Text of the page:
pullerJust remove the rack of fasteners on the perimeter of the box. Install the puller with the hardware provided to the existing bosses on the housing and use the slide hammer to apply inline force to break the seal and remove the entire gearbox.

Custom yoke supplied is ¼-inch plated steel that straddles the prop hub making for a tight slightly off center pull. Yoke includes all attaching hardware. Slide hammer can be unscrewed from yoke for easier mounting

Complete Puller Kit: $84.95.

For more information:

Kelly Aerospace Turbine Rotables acquired by First Aviation Services

First Aviation Services Inc. (FavS) has acquired the assets of Kelly Aerospace Turbine Rotables, Inc. (KTR). KTR is an FAA Certified Repair Station in Wichita that provides overhaul, exchange and repair services for components such as flight controls, landing gear, lighting, oxygen and hydrostatic components, braking systems and actuators. First Aviation will continue to operate the business under the name of Aerospace Turbine Rotables with an expanded emphasis on landing gear systems and hydraulics.

For more information: or

High-speed taxi bends airplane

This December 2007 accident report is provided by the National Transportation Safety Board. Published as an educational tool, it is intended to help pilots learn from the misfortunes of others.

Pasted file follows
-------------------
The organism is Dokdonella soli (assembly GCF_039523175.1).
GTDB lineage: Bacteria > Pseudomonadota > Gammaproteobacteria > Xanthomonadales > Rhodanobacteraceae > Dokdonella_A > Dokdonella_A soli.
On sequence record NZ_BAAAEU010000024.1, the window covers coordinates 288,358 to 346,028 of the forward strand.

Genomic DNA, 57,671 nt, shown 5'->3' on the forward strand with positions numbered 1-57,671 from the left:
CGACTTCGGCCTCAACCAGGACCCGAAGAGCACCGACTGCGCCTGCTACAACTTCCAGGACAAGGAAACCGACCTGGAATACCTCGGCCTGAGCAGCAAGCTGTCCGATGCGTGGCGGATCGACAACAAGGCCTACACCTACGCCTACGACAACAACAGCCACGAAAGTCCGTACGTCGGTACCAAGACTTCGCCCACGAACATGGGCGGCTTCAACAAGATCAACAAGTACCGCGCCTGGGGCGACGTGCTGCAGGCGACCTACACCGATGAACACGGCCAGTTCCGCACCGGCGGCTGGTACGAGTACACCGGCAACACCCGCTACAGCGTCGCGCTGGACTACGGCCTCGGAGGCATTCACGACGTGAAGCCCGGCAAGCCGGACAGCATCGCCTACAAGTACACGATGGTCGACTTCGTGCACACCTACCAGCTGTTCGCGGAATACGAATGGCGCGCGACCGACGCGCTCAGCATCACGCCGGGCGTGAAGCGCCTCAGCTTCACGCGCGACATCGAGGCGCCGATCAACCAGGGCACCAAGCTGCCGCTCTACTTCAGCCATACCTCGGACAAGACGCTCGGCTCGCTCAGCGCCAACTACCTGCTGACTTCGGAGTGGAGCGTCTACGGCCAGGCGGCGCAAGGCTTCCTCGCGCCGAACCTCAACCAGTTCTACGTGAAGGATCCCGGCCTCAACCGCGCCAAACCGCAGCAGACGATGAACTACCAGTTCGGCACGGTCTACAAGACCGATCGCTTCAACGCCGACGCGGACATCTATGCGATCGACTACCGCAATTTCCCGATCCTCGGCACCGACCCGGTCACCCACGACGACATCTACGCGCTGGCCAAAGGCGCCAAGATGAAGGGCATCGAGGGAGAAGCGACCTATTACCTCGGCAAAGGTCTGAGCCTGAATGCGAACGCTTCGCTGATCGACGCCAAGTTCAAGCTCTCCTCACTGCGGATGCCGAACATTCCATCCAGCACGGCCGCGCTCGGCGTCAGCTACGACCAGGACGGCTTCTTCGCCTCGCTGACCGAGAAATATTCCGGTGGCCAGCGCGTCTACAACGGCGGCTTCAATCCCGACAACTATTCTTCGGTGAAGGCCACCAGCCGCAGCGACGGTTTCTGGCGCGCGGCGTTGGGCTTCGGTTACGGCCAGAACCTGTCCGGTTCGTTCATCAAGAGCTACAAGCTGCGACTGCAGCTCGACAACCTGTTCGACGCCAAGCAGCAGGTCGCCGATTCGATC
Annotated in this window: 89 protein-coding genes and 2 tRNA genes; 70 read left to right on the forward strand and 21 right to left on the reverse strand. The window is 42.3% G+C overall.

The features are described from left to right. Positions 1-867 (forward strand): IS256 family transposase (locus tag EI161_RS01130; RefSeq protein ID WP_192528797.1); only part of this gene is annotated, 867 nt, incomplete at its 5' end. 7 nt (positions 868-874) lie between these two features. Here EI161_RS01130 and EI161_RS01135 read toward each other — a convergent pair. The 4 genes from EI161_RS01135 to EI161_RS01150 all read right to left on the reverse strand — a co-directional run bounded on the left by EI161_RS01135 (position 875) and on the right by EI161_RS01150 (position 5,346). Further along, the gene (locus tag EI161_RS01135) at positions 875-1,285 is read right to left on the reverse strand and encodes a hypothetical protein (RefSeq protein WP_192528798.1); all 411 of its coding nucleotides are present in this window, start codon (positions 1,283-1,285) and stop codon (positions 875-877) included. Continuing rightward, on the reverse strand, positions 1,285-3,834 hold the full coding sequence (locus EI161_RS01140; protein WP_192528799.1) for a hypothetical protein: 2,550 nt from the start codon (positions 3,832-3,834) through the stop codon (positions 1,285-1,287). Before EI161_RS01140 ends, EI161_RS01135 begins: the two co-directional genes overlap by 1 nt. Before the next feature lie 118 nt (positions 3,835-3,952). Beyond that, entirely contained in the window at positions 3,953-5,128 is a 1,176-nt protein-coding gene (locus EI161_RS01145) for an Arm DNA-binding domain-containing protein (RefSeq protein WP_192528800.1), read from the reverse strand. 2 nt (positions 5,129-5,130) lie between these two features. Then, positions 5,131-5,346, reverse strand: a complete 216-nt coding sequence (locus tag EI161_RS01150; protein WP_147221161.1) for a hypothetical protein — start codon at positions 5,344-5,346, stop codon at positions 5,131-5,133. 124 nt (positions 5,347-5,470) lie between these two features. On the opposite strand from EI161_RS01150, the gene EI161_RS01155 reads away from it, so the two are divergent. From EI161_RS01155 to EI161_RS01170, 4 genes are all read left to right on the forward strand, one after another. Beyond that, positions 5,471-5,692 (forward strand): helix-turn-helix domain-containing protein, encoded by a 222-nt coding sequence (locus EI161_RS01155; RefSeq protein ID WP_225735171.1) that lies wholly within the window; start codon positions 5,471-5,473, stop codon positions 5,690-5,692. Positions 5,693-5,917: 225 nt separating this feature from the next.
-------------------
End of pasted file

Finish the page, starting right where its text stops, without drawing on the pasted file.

Aircraft: Cessna 172. Location: El Cajon, Calif. Injuries: None. Aircraft damage: Substantial.

What reportedly happened: The student pilot was practicing touch-and-go takeoffs and landings during her second solo flight. She completed three landings. On the fourth one, her approach speed was higher than normal. She landed the airplane and rolled out on the runway. The airplane was still rolling fast when she attempted to turn onto a taxiway. She could not keep the aircraft on the taxiway. The airplane went off the pavement and into a ditch, where the left wing hit the ground. The impact bent the outboard two feet of the wing as well as the right horizontal stabilizer and elevator.

Probable cause: The excessive speed while turning off of the runway, which resulted in a loss of aircraft control and collision with the ditch.

For more information:

Flying the Flight Design CTLS

Flight Design CTLS


Two-place airplanes are often used as trainer aircraft because they are less expensive to rent than four-place designs. Yet once that private pilot ticket is in your hand, you may look for a larger airplane for cross-country flights because a two-place is just too cramped to be comfortable over long distances. But that won’t be a problem should you opt to fly the Flight Design CTLS.

Flight Design is the most successful of the LSAs, capturing 17.5% of the market with 295 flying in the U.S. as of last August, according to figures compiled by LSA guru Dan Johnson.

I had a chance to fly the CTLS at last year’s U.S. Sport Aviation Expo in Sebring, Fla., known as the nation’s premiere LSA event.